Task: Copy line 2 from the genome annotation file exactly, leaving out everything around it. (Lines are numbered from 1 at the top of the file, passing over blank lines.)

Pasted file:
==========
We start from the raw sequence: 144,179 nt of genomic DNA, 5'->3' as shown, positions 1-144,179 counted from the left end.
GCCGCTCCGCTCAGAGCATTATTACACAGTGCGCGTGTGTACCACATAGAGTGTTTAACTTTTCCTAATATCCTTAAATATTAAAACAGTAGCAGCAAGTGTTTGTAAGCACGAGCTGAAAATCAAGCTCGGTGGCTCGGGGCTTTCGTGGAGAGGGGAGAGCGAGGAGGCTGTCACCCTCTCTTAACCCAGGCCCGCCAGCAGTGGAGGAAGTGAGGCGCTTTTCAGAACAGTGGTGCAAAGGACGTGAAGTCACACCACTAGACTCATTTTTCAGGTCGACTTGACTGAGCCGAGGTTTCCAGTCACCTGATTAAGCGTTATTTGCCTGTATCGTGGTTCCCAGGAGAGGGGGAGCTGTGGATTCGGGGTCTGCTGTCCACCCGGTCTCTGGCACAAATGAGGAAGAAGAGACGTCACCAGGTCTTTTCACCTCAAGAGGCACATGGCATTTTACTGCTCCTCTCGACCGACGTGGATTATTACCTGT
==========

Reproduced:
GCCGCTCCGCTCAGAGCATTATTACACAGTGCGCGTGTGTACCACATAGAGTGTTTAACTTTTCCTAATATCCTTAAATATTAAAACAGTAGCAGCAAGTGTTTGTAAGCACGAGCTGAAAATCAAGCTCGGTGGCTCGGGGCTTTCGTGGAGAGGGGAGAGCGAGGAGGCTGTCACCCTCTCTTAACCCAGGCCCGCCAGCAGTGGAGGAAGTGAGGCGCTTTTCAGAACAGTGGTGCAAAGGACGTGAAGTCACACCACTAGACTCATTTTTCAGGTCGACTTGACTGAGCCGAGGTTTCCAGTCACCTGATTAAGCGTTATTTGCCTGTATCGTGGTTCCCAGGAGAGGGGGAGCTGTGGATTCGGGGTCTGCTGTCCACCCGGTCTCTGGCACAAATGAGGAAGAAGAGACGTCACCAGGTCTTTTCACCTCAAGAGGCACATGGCATTTTACTGCTCCTCTCGACCGACGTGGATTATTACCTGT